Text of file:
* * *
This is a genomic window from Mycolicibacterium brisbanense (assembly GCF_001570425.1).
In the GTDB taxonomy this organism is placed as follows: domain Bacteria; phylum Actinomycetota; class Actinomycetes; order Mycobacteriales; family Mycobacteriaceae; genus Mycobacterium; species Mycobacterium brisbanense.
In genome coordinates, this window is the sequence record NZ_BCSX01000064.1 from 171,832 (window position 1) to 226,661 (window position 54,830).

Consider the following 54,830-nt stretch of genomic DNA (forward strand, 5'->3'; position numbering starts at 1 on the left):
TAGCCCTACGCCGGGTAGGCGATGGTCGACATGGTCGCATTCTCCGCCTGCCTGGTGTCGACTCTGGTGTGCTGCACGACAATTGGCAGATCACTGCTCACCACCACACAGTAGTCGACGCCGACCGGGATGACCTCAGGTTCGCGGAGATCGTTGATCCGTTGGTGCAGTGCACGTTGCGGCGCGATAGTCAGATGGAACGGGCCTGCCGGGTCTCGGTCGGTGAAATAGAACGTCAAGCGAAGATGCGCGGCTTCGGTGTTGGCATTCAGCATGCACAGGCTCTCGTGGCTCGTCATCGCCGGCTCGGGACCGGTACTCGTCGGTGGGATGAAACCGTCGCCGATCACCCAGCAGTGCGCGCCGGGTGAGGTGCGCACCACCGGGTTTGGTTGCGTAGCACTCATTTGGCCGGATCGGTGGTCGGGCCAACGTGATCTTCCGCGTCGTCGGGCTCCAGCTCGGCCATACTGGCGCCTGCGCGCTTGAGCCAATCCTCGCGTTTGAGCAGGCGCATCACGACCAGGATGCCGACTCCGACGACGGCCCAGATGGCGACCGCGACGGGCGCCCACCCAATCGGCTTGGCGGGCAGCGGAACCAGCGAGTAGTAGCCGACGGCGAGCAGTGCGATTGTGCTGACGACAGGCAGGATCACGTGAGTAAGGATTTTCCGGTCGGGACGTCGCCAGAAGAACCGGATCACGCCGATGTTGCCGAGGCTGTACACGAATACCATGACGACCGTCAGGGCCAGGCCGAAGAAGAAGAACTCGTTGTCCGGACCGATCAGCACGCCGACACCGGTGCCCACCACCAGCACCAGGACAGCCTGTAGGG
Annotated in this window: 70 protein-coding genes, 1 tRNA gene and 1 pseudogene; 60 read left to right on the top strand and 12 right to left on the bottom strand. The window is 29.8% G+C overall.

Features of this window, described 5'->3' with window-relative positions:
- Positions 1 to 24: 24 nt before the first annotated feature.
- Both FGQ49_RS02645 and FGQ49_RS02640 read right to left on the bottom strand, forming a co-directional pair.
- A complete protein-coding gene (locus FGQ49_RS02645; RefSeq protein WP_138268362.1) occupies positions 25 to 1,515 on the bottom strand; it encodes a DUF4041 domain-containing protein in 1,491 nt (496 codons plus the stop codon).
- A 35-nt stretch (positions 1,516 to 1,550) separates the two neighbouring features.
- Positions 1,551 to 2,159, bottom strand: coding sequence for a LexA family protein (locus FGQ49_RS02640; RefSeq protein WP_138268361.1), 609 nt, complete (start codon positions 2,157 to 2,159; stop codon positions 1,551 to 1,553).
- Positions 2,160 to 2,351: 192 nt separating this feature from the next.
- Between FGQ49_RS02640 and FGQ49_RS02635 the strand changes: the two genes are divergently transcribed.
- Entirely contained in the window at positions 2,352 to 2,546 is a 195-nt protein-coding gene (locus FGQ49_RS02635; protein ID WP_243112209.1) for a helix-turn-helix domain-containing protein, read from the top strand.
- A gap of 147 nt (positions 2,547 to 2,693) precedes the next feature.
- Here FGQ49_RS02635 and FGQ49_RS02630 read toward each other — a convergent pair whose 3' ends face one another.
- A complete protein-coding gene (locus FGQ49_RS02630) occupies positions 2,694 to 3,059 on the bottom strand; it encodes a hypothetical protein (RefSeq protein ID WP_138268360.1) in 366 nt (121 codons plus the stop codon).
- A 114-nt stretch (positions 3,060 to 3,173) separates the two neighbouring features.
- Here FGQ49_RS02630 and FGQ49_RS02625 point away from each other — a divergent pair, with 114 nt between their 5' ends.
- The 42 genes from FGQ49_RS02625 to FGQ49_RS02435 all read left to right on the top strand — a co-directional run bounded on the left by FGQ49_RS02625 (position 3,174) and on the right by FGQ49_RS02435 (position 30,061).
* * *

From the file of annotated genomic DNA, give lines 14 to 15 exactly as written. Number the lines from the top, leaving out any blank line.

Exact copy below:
- Between FGQ49_RS02640 and FGQ49_RS02635 the strand changes: the two genes are divergently transcribed.
- Entirely contained in the window at positions 2,352 to 2,546 is a 195-nt protein-coding gene (locus FGQ49_RS02635; protein ID WP_243112209.1) for a helix-turn-helix domain-containing protein, read from the top strand.